As the scope of the Marvel Cinematic Universe expands throughout Phase 3, we can expect that we’ll begin to see the varying sides of the comic book universe begin to rear their heads. Already, the earth side of Marvel has been mined to great extent with the majority of their MCU movies, and the galactic side has been opened up with Guardians of the Galaxy. While there’s still plenty of stories and characters to be culled from both of these areas of the universe, there’s one side that has yet to be seen on film: the magical and mystical side.
That all changes later this year with the release of Doctor Strange. Starring Benedict Cumberbatch (Sherlock) in the eponymous role, the film is set to blow the reality of the MCU wide open as it delves into the heretofore unseen realms of existence that shape and influence the world around us. We got a tiny taste of what’s in store for us with the recent release of the teaser trailer. There, we got some mind-bending glimpses of the nature of reality that caused a stir of excitement online on its initial release. While many have wondered just how mind-bending the movie would actually be, one of the movie’s writers recently suggested that we ain’t seen nothin’ yet.
As reported by Heroic Hollywood, Doctor Strange co-writer C. Robert Cargill recently made an appearance on the podcast The Sunday Service. There, the writer discussed Marvel’s movie making philosophy as a whole, and where Doctor Strange fits in to the universe at large. While specifics are largely left unrevealed, we did get some insight into how the direction of Doctor Strange represents Marvel’s commitment to pushing the boundaries of the comic book movie genre:
“This teaser is, it’s the definition of a teaser. You are only getting a like a small taste of just how crazy this movie gets. We have only just the slightest hints of magic in there. There are major characters you don’t even glimpse in that trailer, there is so much stuff going on, that this thing is just nutty, the stuff they let us do, I can’t believe they let us do it. Like, just, … Kevin Feige and other producers like Stephen Broussard would be ‘How can we make it crazier?’ and I was like, ‘Aw right, let’s play around.’ It’s just a hell of an experience.”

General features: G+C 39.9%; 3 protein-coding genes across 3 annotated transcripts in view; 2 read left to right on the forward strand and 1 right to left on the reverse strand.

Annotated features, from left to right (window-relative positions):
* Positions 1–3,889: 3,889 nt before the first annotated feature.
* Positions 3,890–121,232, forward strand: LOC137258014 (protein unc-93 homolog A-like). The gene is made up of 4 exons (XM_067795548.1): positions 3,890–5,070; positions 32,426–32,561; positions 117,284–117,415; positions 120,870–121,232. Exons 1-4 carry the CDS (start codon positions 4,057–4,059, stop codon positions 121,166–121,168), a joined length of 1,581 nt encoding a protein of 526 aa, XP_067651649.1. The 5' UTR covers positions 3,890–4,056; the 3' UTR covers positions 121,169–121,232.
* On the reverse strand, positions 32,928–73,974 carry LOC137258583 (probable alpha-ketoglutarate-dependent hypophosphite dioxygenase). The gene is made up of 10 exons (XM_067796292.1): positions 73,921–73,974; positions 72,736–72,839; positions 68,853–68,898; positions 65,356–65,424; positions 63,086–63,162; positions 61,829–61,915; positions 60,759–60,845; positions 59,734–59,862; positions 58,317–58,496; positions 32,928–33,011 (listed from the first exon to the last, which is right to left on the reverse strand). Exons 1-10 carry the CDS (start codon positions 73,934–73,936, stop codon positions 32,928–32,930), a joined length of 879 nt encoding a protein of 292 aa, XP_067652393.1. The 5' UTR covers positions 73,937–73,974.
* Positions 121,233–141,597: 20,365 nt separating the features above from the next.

That’s good news for Strange fans. The Doctor Strange of the Marvel Comics universe is a character known for glimpsing past the veil of reality that surrounds us all, into the true nature of existence. With such a heady premise, things are known to get bizarre and weird from time to time. That Marvel Studios is known for staying true to the characters that inspire their movies is no real surprise, however. This is how the company managed to turn their comic book properties into a cinematic empire that other studios are currently falling all over themselves to duplicate. For Cargill, however, it’s Marvel’s philosophy that sets the tone.
“They are constantly trying to evolve the comic book movie, rather than going, ‘This is what works, we’re doing this.’ They’re like, ‘What haven’t we done yet? Like, what crazy stuff can we do?’”
For some, it might be easy to take umbrage at this quote, given Marvel’s penchant for moving in narratively familiar ways across their movies. However, it’s difficult to deny the stamp Marvel has left on the entire genre with their approach to superhero properties. While it’s true that their narrative identity is pretty firmly recognizable, they’ve also done things with superheroes that couldn’t even been dreamed of just a decade ago.
Ten years ago, a movie like Guardians of the Galaxy would not have been possible. Most studios would look at a movie about a kidnapped, space-faring human befriending a genetically engineered, cybernetic raccoon and a walking, talking tree as pure nonsense. Or take a movie like Ant-Man, where the main character shrinks himself to the point of entering the quantum realm. The idea itself would probably never make it past the pitch stage before the MCU. And yet both were successes for Marvel, on the whole.
This bodes well for Doctor Strange, another movie with a premise that is so wild and offbeat that it couldn’t exist just a few years ago, no matter how much fans may have wanted it. Say what you will about their narrative formula, the studio has no problem bringing in new ideas and fresh cinematic takes on superhero properties.
Captain America: Civil War will release on May 6, 2016, followed by Doctor Strange – November 4, 2016; Guardians of the Galaxy 2 – May 5, 2017; Spider-Man: Homecoming – July 7, 2017; Thor: Ragnarok – November 3, 2017; Black Panther – February 16, 2018; The Avengers: Infinity War Part 1 – May 4, 2018; Ant-Man and the Wasp – July 6, 2018; Captain Marvel – March 8, 2019; The Avengers: Infinity War Part 2 – May 3, 2019; Inhumans – July 12, 2019; and as-yet untitled Marvel movies on May 1, July 10 and November 6, 2020.